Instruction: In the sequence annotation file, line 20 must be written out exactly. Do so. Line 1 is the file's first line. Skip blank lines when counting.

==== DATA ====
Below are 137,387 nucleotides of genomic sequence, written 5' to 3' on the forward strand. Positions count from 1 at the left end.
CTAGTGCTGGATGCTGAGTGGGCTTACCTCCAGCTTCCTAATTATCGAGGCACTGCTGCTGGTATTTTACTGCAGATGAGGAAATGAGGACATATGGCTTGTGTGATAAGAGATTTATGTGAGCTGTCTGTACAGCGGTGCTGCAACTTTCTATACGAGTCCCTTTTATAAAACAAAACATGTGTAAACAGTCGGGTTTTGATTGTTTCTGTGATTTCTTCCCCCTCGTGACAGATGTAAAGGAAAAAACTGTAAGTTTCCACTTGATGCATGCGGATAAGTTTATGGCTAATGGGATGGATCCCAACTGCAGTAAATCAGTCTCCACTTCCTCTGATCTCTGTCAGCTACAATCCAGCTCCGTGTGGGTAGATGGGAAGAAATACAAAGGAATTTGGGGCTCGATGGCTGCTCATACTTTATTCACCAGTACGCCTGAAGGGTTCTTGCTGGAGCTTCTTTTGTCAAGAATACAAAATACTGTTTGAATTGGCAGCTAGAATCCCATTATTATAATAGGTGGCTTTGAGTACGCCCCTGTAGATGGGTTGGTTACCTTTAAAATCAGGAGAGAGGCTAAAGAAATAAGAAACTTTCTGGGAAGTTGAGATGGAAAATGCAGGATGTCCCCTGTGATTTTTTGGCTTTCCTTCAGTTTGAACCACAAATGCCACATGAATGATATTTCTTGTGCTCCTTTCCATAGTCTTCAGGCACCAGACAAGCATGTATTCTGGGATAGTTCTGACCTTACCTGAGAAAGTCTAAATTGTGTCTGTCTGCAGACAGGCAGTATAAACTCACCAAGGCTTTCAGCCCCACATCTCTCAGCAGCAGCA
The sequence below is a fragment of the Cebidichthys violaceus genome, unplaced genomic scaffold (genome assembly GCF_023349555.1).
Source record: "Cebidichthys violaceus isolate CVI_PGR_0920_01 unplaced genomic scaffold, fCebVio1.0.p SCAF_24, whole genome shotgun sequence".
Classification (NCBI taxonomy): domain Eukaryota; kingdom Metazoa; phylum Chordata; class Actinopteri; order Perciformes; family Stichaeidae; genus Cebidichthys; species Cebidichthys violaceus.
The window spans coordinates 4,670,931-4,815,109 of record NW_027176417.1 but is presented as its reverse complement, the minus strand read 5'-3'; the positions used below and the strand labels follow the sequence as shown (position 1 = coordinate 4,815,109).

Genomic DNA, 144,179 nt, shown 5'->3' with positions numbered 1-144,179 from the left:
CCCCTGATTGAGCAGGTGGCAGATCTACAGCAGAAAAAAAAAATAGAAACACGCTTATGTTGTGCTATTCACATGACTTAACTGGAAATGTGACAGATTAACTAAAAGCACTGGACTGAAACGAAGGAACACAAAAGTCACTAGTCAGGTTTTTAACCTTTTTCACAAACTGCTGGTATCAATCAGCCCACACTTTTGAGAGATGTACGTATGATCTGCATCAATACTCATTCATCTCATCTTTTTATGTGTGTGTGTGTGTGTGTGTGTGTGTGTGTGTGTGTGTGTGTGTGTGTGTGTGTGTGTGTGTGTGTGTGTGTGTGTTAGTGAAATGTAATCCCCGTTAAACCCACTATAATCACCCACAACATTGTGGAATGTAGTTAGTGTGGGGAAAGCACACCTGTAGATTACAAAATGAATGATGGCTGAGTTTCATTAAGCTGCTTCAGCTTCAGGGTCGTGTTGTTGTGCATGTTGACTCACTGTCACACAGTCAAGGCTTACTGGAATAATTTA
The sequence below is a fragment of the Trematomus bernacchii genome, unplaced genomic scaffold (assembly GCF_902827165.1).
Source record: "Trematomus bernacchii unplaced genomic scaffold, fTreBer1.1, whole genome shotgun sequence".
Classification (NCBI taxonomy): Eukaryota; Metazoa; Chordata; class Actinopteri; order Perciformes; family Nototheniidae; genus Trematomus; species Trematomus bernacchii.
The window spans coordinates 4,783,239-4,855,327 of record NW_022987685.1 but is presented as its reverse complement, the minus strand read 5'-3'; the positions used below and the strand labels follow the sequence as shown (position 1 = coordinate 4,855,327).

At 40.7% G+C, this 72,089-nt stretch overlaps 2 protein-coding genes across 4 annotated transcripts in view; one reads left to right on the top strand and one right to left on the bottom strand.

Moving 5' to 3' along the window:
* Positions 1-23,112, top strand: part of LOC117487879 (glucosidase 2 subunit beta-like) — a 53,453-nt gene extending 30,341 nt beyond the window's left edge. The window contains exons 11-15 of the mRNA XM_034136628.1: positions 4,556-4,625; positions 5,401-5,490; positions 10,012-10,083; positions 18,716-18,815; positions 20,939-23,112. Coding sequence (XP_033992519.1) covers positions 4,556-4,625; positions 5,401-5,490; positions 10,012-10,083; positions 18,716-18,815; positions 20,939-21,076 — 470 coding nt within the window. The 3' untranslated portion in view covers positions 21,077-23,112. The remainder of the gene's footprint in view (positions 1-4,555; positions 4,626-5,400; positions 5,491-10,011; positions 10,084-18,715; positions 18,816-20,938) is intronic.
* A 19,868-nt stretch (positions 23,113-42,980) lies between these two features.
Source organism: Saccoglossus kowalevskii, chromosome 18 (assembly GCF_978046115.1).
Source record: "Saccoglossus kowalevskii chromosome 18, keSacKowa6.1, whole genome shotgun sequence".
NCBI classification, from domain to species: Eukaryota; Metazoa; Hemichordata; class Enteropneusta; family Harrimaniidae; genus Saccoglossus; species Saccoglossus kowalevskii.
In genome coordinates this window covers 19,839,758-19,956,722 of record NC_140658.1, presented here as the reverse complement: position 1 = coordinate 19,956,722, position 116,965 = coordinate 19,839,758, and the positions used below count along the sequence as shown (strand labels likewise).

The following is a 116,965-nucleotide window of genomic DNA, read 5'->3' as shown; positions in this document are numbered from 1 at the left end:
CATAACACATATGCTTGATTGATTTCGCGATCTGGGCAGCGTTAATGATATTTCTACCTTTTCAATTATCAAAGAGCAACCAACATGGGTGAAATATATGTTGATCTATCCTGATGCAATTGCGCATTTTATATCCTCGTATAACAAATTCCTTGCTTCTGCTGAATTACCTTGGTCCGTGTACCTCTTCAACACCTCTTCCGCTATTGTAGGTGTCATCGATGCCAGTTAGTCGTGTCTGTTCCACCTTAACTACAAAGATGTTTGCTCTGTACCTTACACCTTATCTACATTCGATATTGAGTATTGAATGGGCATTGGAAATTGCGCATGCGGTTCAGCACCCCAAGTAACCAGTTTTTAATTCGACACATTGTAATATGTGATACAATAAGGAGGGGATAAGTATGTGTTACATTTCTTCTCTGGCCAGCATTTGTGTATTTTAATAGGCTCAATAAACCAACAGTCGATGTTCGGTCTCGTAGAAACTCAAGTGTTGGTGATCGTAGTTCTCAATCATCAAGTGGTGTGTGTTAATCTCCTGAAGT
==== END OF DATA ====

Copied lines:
In genome coordinates this window covers 19,839,758-19,956,722 of record NC_140658.1, presented here as the reverse complement: position 1 = coordinate 19,956,722, position 116,965 = coordinate 19,839,758, and the positions used below count along the sequence as shown (strand labels likewise).